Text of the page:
Any plans to increas maximum block size?

We are storing large array-type data in the zarr format [1]. The zarr format, in theory, is well suited for being distributed through ipfs because it is stored as chunks plus metadata in JSON. There even have been some effort to map the format directly to IPLD [2].

For good performance, the correct chunking is absolutely important and an empirically good chunk size is in the 1-5MB range, which doesn’t map neatly to the 1MB supported by IPFS. I have just run a small experiment where I benchmarked simple copying via rsync vs ipfs get and rsync was faster by a factor of ~5x. I strongly suspect that the problem was the additional overhead due to the block storage (combined with the slow HDD of the sending machine).

Are there any efforts to increase the maximum blocksize supported by IPFS?

[1] Zarr Storage Specification Version 2 — Zarr specs documentation

[2] GitHub - d70-t/ipldstore: zarr backend store using IPLD datastructures

The most elaborate discussion on the topic that I’m aware of can be found in this thread Supporting Large IPLD Blocks

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The blocksize is not your problem here. I have some code there which runs at GiB/s speed with 256KiB block sizes New very fast unixfs implementation. by Jorropo · Pull Request #347 · ipfs/boxo · GitHub.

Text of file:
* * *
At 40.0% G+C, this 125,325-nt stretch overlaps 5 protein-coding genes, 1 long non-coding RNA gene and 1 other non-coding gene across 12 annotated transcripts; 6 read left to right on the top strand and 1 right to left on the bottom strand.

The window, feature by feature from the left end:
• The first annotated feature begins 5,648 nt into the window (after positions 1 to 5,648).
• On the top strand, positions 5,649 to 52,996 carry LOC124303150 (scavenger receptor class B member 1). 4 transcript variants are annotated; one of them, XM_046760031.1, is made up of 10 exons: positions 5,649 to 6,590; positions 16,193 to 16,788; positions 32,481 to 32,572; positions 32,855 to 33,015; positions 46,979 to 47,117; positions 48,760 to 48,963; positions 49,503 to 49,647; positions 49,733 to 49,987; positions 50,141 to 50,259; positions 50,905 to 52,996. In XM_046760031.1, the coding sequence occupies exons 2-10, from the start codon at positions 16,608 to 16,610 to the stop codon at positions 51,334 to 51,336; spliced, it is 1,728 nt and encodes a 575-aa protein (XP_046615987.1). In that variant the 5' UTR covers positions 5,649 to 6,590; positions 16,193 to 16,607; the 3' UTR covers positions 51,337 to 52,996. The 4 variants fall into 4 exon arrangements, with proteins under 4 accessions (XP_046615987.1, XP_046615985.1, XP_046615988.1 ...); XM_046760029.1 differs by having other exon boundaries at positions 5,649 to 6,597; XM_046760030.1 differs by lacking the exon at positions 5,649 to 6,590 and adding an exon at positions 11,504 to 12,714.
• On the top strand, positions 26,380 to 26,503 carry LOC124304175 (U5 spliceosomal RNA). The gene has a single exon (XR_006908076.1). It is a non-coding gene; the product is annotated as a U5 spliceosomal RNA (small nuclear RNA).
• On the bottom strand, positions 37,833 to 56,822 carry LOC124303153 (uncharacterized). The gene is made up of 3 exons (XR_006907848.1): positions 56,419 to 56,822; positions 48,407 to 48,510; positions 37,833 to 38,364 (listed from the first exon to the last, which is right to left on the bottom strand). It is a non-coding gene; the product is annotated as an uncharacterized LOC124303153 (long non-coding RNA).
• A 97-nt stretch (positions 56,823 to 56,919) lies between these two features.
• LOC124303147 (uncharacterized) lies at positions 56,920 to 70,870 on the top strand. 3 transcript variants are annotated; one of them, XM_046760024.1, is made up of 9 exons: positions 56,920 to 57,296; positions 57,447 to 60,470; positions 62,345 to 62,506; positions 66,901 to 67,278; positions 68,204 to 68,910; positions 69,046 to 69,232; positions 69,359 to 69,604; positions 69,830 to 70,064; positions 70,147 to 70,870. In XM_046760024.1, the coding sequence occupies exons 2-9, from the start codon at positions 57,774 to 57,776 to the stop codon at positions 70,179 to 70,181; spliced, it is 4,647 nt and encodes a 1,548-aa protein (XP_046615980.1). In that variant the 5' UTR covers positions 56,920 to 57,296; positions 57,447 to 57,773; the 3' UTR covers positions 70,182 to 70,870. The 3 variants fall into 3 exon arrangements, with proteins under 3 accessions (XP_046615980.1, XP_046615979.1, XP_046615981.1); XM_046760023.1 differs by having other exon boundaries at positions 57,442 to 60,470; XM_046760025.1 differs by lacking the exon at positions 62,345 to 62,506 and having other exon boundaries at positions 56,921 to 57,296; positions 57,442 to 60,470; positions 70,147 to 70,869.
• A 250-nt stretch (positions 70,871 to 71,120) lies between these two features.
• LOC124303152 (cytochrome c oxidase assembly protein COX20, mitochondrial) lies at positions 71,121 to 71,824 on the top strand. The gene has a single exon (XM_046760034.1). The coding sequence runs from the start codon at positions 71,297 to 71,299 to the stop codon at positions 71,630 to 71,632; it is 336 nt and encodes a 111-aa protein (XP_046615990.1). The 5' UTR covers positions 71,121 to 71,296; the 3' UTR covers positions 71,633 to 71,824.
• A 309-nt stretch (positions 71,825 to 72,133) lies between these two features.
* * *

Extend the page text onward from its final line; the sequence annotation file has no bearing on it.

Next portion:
Iroh uses ~4KiB block sizes yet it’s extremely fast too.

ipfs get is not very optimized and ends up waiting on round trips due to how bitswap works (it does block by block requests so sometime no data flows through because the server is waiting for the client to tell it what the next block is), ipfs get doesn’t make optimal use of bitswap either.

If you want to run faster you need to use ipfs pin add Qmfoo in parallel of ipfs get Qmfoo this is because ipfs pin add has a smarter algorithms which downloads more blocks in parallel so it’s able to more fill the pipe.

Feather instead use the trustless gateway protocol so it does not need for the client to receive a block decode it and then ask the next block to the server, first the client sends the complete query and the server will do the decoding and push the blocks as fast as it can (until the pipe gets full and is blocked or until some other bottleneck like disk drive round trips are reached).

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Thanks for the replies, this was quite enlightening and I hope that IPFS will support larger blocks at some point. This would be really important for scientific data!

kubo uses boxo as a library, right? So the faster UnixFS implementation will eventually arrive to kubo?

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Probably not ? idk. I’m gonna make a new project instead.